How To Bleed Brakes

What does bleeding brakes mean?

Your car brakes operate using a hydraulic system, which uses brake fluid to transfer the force applied by your foot to the brakes.

However, this system relies on the fluid having no air in it. Like all fluids, brake fluid cannot be compressed, but air can be. If air becomes present in the fluid, then the effectiveness of the braking force being applied will be reduced. So, bleeding car brakes is the process of removing any air bubbles from the brake fluid to improve your braking ability and make your brakes feel more responsive. It’s also used for replacing the brake fluid at the recommended manufacturer intervals.

How to tell if brakes need bleeding

There are a few key signs to look out for that may indicate that there’s excess air in your braking system:

  • Your brake pedal feels spongy or soft when applied
  • Your brake pedal can have a longer than normal travel
  • It takes longer to come to a stop
  • You need to pump the brakes in order to stop

You should also bleed your brakes if:

  • You’ve replaced a hydraulic component of the braking system such as a wheel cylinder or flexible brake hose
  • It’s been two years since you last bled your brakes

You may want to consider changing your brake fluid when replacing your brake pads, discs, or any other braking components too.

Bleeding brakes with ABS

If your car has ABS brakes (anti-lock brakes), then you may not be able to follow the steps in this guide. Bleeding an ABS system can involve a specialized scan tool that removes any air that has gotten into the ABS module.

If your car has an anti-lock system and you think the brakes need to be bled, we can help. Book in for a Free Brake Check at your local Halfords garage, where one of our experts will assess the health of your braking system to understand what’s going on. From there, we can advise you on any next steps.

Step-by-step guide to bleeding brakes

What you'll need

  • Safety gloves
  • A jack and axle stands – this is essential if you need to raise the car and will make it easier to access the bleed nipples
  • Brake fluid that’s compatible with your car
  • A spanner that fits your car’s bleed nipples
  • Penetrating fluid
  • A container to hold the old brake fluid and length of clear tubing that fits snuggly over the bleed nipples – you can also purchase a brake bleeding kit with these items
  • Newspaper or a floor covering to catch any leaks
  • Another person – this process is much easier with a helper, so we recommend having someone else stay in the driver’s seat to pump the brake pedal while you release and close the bleed nipples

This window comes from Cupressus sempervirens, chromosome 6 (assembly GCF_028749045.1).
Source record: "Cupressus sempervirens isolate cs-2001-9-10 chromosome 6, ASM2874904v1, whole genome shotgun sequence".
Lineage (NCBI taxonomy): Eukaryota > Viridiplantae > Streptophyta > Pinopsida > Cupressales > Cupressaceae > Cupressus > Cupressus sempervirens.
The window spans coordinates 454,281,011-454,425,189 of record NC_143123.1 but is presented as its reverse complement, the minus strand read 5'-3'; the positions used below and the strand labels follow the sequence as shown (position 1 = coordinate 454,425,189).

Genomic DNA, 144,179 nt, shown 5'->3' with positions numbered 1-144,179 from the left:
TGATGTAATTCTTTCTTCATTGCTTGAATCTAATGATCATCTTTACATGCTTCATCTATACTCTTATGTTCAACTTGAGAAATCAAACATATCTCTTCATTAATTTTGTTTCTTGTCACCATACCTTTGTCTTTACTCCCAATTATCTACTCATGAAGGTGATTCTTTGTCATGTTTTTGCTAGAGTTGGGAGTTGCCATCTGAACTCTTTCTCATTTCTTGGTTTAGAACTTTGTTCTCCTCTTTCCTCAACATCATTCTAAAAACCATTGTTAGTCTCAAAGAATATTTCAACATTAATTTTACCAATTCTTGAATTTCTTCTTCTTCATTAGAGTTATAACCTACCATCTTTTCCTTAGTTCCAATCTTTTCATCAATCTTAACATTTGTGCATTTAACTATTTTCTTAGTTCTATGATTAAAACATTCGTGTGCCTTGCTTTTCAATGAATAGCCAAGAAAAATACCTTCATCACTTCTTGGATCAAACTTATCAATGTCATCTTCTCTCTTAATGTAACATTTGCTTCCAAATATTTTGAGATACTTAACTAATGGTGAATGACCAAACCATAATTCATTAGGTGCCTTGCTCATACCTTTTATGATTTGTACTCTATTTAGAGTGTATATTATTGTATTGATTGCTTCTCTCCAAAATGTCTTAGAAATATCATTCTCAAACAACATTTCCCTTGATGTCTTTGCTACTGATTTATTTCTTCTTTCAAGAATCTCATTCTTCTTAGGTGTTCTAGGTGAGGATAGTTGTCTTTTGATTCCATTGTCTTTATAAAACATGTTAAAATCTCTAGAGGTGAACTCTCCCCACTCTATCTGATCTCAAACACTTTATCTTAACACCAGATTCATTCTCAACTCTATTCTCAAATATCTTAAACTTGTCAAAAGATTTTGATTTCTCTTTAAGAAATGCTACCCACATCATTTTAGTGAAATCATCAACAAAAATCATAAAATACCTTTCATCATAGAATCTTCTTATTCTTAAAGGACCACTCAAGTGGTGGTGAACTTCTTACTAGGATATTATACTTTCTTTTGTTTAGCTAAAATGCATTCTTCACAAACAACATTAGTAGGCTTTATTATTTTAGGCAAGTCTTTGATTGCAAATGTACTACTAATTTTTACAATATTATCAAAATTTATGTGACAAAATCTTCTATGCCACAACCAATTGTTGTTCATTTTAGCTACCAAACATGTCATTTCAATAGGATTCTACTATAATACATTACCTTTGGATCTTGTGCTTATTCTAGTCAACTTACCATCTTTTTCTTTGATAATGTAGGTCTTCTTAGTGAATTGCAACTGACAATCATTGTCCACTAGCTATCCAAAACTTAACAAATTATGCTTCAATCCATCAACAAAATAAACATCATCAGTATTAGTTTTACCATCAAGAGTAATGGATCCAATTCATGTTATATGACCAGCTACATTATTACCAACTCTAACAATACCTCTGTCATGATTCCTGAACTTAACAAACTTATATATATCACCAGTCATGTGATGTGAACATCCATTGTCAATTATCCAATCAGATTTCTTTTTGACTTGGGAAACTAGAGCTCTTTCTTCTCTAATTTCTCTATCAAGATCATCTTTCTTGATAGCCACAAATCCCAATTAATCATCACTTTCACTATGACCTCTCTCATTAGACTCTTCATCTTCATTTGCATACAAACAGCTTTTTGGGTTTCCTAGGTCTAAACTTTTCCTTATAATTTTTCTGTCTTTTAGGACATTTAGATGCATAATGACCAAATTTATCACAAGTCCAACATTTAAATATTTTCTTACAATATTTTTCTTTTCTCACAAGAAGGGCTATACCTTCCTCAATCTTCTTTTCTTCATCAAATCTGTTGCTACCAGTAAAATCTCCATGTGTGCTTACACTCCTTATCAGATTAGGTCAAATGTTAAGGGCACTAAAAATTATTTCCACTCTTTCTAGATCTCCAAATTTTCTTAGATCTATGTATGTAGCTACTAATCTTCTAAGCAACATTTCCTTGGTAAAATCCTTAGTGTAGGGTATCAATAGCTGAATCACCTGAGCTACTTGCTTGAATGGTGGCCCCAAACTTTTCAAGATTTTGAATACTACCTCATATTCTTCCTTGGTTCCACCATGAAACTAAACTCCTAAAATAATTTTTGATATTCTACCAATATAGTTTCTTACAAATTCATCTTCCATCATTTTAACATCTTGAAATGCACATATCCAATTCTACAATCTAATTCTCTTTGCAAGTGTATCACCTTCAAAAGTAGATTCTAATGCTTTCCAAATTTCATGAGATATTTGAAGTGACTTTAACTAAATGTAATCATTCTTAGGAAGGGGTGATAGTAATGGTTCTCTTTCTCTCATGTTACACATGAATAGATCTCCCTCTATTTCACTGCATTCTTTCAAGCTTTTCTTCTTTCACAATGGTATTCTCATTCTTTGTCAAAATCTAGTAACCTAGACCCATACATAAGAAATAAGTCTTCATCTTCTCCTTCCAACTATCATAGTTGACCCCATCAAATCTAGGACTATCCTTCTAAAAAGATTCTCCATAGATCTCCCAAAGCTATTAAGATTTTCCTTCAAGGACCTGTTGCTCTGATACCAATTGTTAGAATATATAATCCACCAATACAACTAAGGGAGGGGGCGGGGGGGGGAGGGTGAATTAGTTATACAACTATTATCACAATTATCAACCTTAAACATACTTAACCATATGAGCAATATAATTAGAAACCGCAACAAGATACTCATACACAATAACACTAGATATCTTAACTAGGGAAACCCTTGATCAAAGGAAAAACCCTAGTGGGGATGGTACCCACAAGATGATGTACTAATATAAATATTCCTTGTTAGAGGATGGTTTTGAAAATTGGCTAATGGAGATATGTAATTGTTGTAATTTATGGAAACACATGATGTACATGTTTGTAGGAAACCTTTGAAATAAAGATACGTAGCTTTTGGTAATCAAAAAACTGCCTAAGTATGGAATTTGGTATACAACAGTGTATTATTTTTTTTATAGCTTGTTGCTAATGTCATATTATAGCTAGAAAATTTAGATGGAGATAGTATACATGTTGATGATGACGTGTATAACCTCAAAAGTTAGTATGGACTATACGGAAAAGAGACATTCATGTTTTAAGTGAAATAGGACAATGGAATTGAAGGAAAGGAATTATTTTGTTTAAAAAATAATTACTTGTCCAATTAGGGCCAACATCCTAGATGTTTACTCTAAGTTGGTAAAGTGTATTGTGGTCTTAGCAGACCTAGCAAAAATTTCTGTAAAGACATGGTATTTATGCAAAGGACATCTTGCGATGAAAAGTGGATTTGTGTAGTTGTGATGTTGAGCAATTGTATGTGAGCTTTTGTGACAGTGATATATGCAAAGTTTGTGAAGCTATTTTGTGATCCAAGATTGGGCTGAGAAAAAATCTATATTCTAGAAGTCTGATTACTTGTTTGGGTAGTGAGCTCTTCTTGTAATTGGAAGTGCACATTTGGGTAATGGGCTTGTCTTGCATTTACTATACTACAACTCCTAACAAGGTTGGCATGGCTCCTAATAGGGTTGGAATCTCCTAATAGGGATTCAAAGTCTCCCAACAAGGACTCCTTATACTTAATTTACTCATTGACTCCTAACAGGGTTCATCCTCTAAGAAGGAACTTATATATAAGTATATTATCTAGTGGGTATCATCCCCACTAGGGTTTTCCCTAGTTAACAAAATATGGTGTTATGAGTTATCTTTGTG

Note: The engine should not be running while carrying out a brake fluid change unless required by the manufacturer.

You should start with the brake that’s furthest away from the master cylinder, working your way round the car to end with the brake closest to the cylinder. This stops any air re-contaminating the brakes you’ve already bled. Some cars may differ, so check your owner’s manual for more guidance on what order to bleed your brakes.

Step 1: Top up your brake fluid

Locate the master cylinder (usually under the bonnet).

Fill it to the max mark before you begin, and keep it topped up throughout the process.

Step 2: Loosen the bleed nipple

Locate the bleed nipples, usually found on the brake calliper or wheel cylinder.

Using your spanner, loosen the nipple slightly, but don’t fully turn it.

Step 3: Attach the tube

Push the tubing over the bleed nipple– it should be fitted securely to stop any leaks.

Put the other end of the tubing into the container, ready to catch the fluid.

Step 4: Release the bleed nipple

Slacken the bleed nipple. Be careful, as they can break easily.

Spray some penetrating fluid to help release the bleed nipple if needed.

Step 5: Fully depress the brake pedal

Have your helper slowly depress the pedal until brake fluid (and possibly some air bubbles) come out through the clear tube.

Note: The person applying the brake should feel the pedal sink to the floor. Don’t panic - this is normal.

Have your helper hold the pedal to the floor. When fluid stops coming out, close the bleed nipple.

Step 6: Release the brake

Once the bleed nipple is shut, release the brake pedal.

Don’t release the brake pedal while the nipple is open, as air will be sucked back into the brake line.

Step 7: Repeat

Repeat steps 4-6 until the brake fluid in the tube is clear, with no air bubble.

If you’re struggling to get the air out, open the bleed nipple and have your helper pump the brakes a few times before holding the pedal down.

Step 8: Repeat on the other brakes

Once the first brake has been bled, repeat the process around the rest of the car. Top up the brake fluid reservoir regularly.

Once all four brakes have been bled, make sure the bleed nipples are closed properly.

Note: We recommend bleeding all four brakes at the same time, to make sure that there’s no air in the system.

Step 9: Test your brakes

Try pressing your brake pedal. If it still feels spongy, repeat this process.

If the brakes feel firmer, then you’ve successfully bled the air from the system.


For lifetime care of your brakes, why not join our Brakes4Life scheme? This exclusive offer gives you free replacement brake pads or brake shoes for life – even when you change your car. All you have to do is buy your first pair of brake pads or brake shoes with us, then we’ll cover all future replacements. When you get a new car, simply bring it in to register for the lifetime replacement, or you can transfer your cover to the new owner when you sell your car. You can find more details about the scheme, including the full terms and conditions below.

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